Portraits From Life –
Modernist Novelists & Autobiography
By Jerome Boyd Maunsell
Oxford University Press – £20.00
Every instance of autobiography is as unique as the life it relates.
Let it be said that biographies and autobiographies can be a profoundly risky phenomenon. Especially when one considers that they are the only books some people will ever read; which, given the degree to which those responsible for writing them can pick and choose what to leave in and what to invariably leave out, really is quite something.
After all: ”A character can be caught in a sentence or phrase, or it can be endlessly redrawn over hundreds of pages.”
What’s more, there is a subliminal tendency on behalf of most readers, to simply abide by what has been beguilingly bequeathed.
As if it were gospel.
As if written in stone.
As if forged upon the template of the ever increasingly curious mind.
There is of course a flip side, which is just one of the reasons I was lured into reading Portraits From Life – Modernist Novelists & Autobiography by Jerome Boyd Maunsell.
An overtly compelling read that endeavours to divulge the difficulties and possibilities of autobiography, by investigating seven canonical Modernist writers (Joseph Conrad, Ford Madox Ford, Henry James, Wyndham Lewis, Gertrude Stein, H. G. Wells and Edith Wharton); the book rightfully takes most, if not all of the above to task: ”[…] grasping only a part of life, or an aspect of character, cannot be helped. There is far too much of life to be contained in any narrative. For this reason, biographers cherish the elusive essences which define characters: the telling glances or moments that reveal a whole person […] Yet can any self be fixed on the page for more than a few moments – or is the truest sense of character caught only on the move?”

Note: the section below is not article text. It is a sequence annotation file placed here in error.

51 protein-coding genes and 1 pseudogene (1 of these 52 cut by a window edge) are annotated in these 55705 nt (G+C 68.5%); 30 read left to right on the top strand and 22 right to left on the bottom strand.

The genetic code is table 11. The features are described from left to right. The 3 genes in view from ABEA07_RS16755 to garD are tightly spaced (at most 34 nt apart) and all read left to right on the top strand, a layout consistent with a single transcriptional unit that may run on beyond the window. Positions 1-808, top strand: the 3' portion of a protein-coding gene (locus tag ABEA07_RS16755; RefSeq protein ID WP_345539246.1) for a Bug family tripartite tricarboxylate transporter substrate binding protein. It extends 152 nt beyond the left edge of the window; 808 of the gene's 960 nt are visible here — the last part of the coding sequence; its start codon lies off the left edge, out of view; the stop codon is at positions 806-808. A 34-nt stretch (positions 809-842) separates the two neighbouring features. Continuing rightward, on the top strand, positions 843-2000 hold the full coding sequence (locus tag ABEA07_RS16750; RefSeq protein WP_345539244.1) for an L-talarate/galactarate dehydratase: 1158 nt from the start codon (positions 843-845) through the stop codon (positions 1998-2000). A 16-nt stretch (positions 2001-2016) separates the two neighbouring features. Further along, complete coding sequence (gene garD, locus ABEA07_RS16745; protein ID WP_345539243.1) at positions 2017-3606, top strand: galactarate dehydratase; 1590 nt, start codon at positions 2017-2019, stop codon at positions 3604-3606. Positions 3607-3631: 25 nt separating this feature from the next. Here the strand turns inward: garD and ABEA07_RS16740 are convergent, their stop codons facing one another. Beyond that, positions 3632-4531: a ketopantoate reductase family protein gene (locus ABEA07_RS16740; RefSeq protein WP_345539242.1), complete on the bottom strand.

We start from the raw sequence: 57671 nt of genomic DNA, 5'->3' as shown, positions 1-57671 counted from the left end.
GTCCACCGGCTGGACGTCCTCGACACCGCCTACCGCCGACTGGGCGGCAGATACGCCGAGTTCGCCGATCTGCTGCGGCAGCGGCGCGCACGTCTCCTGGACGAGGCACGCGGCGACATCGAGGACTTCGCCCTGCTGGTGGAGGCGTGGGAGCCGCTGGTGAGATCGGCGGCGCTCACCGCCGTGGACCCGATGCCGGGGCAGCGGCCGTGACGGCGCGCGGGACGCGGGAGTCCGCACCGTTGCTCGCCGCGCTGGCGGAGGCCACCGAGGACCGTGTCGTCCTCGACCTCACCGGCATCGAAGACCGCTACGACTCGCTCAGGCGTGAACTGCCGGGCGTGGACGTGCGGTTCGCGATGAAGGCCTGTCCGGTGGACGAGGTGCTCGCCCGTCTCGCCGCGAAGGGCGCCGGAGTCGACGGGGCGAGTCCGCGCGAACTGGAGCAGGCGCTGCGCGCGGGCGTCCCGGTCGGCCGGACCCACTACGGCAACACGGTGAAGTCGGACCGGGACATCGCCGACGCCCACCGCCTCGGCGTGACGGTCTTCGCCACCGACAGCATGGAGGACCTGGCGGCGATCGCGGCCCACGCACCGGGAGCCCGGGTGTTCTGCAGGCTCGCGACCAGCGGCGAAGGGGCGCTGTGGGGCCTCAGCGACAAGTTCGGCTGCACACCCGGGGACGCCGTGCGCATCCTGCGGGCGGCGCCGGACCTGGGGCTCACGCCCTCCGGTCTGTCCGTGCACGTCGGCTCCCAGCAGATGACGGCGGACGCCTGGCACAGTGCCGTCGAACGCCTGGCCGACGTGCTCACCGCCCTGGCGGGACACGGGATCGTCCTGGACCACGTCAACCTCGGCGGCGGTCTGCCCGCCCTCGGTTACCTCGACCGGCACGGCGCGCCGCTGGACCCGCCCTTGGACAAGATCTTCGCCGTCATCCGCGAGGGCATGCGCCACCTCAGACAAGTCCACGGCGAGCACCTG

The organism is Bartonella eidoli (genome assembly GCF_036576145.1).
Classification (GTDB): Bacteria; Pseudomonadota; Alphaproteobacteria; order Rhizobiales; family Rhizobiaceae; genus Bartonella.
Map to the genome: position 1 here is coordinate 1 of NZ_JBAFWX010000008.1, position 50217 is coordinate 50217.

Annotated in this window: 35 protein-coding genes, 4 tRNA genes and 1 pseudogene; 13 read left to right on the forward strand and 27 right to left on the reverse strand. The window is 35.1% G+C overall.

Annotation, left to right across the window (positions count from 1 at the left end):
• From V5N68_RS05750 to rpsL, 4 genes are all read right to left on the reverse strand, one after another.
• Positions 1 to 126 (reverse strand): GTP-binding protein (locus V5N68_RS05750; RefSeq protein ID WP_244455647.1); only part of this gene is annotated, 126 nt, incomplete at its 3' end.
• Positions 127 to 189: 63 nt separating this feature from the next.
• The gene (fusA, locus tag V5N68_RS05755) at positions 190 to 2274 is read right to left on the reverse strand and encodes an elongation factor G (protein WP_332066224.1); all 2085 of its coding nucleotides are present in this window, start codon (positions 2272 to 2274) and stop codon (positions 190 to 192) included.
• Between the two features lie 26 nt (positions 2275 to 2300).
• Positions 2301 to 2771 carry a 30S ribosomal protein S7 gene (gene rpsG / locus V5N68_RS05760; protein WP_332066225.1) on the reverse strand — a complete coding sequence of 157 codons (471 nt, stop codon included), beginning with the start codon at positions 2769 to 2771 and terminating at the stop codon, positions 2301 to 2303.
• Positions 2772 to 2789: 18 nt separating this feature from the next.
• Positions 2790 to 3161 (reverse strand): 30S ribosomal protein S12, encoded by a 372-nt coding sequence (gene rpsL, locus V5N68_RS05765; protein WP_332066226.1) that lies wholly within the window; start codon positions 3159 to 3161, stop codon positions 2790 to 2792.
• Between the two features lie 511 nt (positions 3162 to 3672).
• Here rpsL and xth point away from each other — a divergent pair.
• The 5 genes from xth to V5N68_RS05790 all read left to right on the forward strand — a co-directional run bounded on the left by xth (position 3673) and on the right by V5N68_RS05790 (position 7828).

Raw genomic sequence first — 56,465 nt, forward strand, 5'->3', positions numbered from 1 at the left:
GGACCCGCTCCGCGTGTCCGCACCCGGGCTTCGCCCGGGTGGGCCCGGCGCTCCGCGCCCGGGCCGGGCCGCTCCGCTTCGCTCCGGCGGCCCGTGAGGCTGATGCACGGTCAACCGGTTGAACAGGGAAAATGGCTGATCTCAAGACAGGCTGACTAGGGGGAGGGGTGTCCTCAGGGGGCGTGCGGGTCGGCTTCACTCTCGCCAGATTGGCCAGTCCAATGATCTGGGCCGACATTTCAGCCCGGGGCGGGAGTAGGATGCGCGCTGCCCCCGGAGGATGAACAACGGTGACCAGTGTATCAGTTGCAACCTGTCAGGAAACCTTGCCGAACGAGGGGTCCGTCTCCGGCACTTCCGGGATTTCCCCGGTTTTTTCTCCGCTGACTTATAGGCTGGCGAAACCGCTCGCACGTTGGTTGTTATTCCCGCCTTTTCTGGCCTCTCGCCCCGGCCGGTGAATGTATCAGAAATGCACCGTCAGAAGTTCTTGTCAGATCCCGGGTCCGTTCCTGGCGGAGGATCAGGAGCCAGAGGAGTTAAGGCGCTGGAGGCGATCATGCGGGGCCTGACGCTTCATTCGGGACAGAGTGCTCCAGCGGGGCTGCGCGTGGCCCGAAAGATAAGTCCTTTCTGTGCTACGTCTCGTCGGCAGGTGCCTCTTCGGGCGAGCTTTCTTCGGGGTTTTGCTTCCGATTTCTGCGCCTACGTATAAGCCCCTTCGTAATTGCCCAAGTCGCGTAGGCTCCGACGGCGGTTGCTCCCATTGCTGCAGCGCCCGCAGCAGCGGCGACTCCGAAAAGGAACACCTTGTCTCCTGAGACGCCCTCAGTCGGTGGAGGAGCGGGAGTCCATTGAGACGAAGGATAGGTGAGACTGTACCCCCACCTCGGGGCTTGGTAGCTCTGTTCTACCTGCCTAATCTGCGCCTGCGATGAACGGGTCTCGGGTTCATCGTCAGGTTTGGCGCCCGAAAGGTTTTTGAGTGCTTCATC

It is precisely the reflective regaling of said fluidity of most people’s lives – their true ”sense of character caught only on the move” if you will – which wholeheartedly accounts for any form of underlying plausibility within biographical writing.
That said, it is surely all in the telling?
Or perhaps more importantly, the light and shade thereof, which, as Maunsell well knows, is so (cunningly) capable of immense literary sparkle: ”[…] taking heart from Leon Edel’s memorable image of the biographer struggling with the multiplicity of ”intractable” facts, or the ”tons and tons” of material left behind by many lives, Portraits From Life aims to arrive – if only for a moment or two – at that ”tiny glowing particle” which contains the ”human personality.”
And arrive these 216 pages most undoubtedly do, even if one does feel the need, the temptation or the simple desire to actually cross decipher – especially where Conrad (in relation to Ford Madox Ford) and Stein (in relation to Pablo Picasso) are concerned.